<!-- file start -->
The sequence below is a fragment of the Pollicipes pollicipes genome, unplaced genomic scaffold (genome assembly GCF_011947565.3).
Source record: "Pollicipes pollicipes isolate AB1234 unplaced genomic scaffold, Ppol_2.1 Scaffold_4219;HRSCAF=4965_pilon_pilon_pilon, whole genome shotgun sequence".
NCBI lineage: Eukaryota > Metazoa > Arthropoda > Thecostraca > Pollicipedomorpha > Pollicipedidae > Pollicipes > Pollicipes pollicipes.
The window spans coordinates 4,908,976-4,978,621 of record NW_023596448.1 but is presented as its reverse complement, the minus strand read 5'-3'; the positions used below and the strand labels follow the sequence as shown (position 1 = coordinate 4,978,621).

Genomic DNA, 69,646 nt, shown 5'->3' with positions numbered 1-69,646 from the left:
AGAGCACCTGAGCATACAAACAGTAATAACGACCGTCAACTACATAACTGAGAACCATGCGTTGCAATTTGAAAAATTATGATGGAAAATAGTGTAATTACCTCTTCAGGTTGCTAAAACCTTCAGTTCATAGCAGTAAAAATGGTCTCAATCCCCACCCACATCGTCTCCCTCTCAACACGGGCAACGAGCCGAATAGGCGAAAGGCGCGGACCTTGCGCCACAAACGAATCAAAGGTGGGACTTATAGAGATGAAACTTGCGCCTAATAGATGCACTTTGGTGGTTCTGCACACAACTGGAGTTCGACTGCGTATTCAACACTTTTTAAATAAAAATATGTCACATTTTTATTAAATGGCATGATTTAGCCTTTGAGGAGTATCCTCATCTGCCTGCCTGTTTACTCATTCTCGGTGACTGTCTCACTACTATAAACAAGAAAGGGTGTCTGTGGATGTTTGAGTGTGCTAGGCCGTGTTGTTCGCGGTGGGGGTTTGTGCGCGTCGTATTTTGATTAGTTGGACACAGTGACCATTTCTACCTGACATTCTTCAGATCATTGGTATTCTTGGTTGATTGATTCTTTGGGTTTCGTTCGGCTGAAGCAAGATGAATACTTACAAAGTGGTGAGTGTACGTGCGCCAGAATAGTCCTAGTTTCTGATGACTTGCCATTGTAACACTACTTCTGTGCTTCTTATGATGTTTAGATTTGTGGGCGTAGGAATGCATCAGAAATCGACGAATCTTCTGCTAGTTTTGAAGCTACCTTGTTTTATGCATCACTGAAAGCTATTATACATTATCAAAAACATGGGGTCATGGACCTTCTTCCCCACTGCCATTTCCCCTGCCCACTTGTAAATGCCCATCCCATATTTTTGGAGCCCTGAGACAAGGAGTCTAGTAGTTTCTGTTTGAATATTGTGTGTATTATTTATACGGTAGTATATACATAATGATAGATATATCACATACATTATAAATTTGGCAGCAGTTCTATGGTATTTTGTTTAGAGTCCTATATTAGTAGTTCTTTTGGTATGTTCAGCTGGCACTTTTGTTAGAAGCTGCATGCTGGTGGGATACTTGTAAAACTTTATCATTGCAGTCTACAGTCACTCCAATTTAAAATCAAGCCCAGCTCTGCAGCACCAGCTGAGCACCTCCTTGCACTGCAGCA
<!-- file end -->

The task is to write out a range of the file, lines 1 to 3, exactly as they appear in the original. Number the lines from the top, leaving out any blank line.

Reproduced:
The sequence below is a fragment of the Pollicipes pollicipes genome, unplaced genomic scaffold (genome assembly GCF_011947565.3).
Source record: "Pollicipes pollicipes isolate AB1234 unplaced genomic scaffold, Ppol_2.1 Scaffold_4219;HRSCAF=4965_pilon_pilon_pilon, whole genome shotgun sequence".
NCBI lineage: Eukaryota > Metazoa > Arthropoda > Thecostraca > Pollicipedomorpha > Pollicipedidae > Pollicipes > Pollicipes pollicipes.